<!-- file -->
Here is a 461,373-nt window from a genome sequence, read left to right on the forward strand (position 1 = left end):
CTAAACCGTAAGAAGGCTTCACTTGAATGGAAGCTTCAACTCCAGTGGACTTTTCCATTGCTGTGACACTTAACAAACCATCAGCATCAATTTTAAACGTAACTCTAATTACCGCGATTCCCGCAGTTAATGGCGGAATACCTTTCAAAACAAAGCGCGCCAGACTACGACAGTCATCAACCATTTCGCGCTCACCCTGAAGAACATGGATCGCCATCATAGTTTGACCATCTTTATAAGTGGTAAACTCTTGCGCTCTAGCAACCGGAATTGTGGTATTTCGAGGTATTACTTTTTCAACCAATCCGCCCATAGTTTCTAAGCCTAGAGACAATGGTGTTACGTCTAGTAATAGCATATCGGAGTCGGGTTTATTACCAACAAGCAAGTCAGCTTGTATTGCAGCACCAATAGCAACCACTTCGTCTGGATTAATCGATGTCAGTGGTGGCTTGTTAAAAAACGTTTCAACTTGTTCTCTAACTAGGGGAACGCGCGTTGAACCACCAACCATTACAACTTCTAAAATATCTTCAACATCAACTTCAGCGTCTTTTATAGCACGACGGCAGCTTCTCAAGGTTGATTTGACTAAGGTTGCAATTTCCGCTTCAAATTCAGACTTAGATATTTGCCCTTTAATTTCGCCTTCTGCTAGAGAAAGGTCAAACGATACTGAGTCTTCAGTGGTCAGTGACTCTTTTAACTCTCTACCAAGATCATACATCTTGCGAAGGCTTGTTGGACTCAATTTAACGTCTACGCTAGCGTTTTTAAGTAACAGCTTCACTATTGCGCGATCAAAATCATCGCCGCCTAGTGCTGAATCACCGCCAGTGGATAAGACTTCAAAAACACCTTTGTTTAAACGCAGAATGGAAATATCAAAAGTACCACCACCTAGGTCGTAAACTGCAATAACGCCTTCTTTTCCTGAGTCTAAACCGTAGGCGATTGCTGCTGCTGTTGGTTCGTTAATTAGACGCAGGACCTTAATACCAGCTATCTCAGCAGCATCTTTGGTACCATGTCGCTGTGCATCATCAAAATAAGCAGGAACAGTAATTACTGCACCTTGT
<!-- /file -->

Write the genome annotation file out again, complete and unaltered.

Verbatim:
Here is a 461,373-nt window from a genome sequence, read left to right on the forward strand (position 1 = left end):
CTAAACCGTAAGAAGGCTTCACTTGAATGGAAGCTTCAACTCCAGTGGACTTTTCCATTGCTGTGACACTTAACAAACCATCAGCATCAATTTTAAACGTAACTCTAATTACCGCGATTCCCGCAGTTAATGGCGGAATACCTTTCAAAACAAAGCGCGCCAGACTACGACAGTCATCAACCATTTCGCGCTCACCCTGAAGAACATGGATCGCCATCATAGTTTGACCATCTTTATAAGTGGTAAACTCTTGCGCTCTAGCAACCGGAATTGTGGTATTTCGAGGTATTACTTTTTCAACCAATCCGCCCATAGTTTCTAAGCCTAGAGACAATGGTGTTACGTCTAGTAATAGCATATCGGAGTCGGGTTTATTACCAACAAGCAAGTCAGCTTGTATTGCAGCACCAATAGCAACCACTTCGTCTGGATTAATCGATGTCAGTGGTGGCTTGTTAAAAAACGTTTCAACTTGTTCTCTAACTAGGGGAACGCGCGTTGAACCACCAACCATTACAACTTCTAAAATATCTTCAACATCAACTTCAGCGTCTTTTATAGCACGACGGCAGCTTCTCAAGGTTGATTTGACTAAGGTTGCAATTTCCGCTTCAAATTCAGACTTAGATATTTGCCCTTTAATTTCGCCTTCTGCTAGAGAAAGGTCAAACGATACTGAGTCTTCAGTGGTCAGTGACTCTTTTAACTCTCTACCAAGATCATACATCTTGCGAAGGCTTGTTGGACTCAATTTAACGTCTACGCTAGCGTTTTTAAGTAACAGCTTCACTATTGCGCGATCAAAATCATCGCCGCCTAGTGCTGAATCACCGCCAGTGGATAAGACTTCAAAAACACCTTTGTTTAAACGCAGAATGGAAATATCAAAAGTACCACCACCTAGGTCGTAAACTGCAATAACGCCTTCTTTTCCTGAGTCTAAACCGTAGGCGATTGCTGCTGCTGTTGGTTCGTTAATTAGACGCAGGACCTTAATACCAGCTATCTCAGCAGCATCTTTGGTACCATGTCGCTGTGCATCATCAAAATAAGCAGGAACAGTAATTACTGCACCTTGT